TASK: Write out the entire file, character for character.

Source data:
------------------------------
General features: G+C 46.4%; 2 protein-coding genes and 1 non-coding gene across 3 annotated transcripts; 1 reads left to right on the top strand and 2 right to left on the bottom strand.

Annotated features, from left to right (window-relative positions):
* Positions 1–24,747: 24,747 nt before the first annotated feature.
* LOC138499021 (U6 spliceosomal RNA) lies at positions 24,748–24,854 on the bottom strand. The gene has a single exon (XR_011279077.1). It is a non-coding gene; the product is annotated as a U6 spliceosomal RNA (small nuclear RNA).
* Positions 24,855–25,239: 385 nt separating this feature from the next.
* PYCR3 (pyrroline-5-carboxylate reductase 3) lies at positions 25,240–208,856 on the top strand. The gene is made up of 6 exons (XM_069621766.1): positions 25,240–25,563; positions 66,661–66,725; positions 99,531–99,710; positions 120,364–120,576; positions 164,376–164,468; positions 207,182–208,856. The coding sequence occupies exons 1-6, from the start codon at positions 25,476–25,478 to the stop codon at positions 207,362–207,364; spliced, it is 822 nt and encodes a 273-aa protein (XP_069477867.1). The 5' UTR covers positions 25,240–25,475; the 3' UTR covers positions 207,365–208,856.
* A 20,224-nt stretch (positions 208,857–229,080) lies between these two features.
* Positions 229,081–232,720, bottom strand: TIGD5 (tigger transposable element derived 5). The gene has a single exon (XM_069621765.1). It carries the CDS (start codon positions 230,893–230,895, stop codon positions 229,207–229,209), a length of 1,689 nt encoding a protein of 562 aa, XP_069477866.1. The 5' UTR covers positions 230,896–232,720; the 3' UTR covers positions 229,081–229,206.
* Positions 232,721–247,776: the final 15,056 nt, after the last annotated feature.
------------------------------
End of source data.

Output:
General features: G+C 46.4%; 2 protein-coding genes and 1 non-coding gene across 3 annotated transcripts; 1 reads left to right on the top strand and 2 right to left on the bottom strand.

Annotated features, from left to right (window-relative positions):
* Positions 1–24,747: 24,747 nt before the first annotated feature.
* LOC138499021 (U6 spliceosomal RNA) lies at positions 24,748–24,854 on the bottom strand. The gene has a single exon (XR_011279077.1). It is a non-coding gene; the product is annotated as a U6 spliceosomal RNA (small nuclear RNA).
* Positions 24,855–25,239: 385 nt separating this feature from the next.
* PYCR3 (pyrroline-5-carboxylate reductase 3) lies at positions 25,240–208,856 on the top strand. The gene is made up of 6 exons (XM_069621766.1): positions 25,240–25,563; positions 66,661–66,725; positions 99,531–99,710; positions 120,364–120,576; positions 164,376–164,468; positions 207,182–208,856. The coding sequence occupies exons 1-6, from the start codon at positions 25,476–25,478 to the stop codon at positions 207,362–207,364; spliced, it is 822 nt and encodes a 273-aa protein (XP_069477867.1). The 5' UTR covers positions 25,240–25,475; the 3' UTR covers positions 207,365–208,856.
* A 20,224-nt stretch (positions 208,857–229,080) lies between these two features.
* Positions 229,081–232,720, bottom strand: TIGD5 (tigger transposable element derived 5). The gene has a single exon (XM_069621765.1). It carries the CDS (start codon positions 230,893–230,895, stop codon positions 229,207–229,209), a length of 1,689 nt encoding a protein of 562 aa, XP_069477866.1. The 5' UTR covers positions 230,896–232,720; the 3' UTR covers positions 229,081–229,206.
* Positions 232,721–247,776: the final 15,056 nt, after the last annotated feature.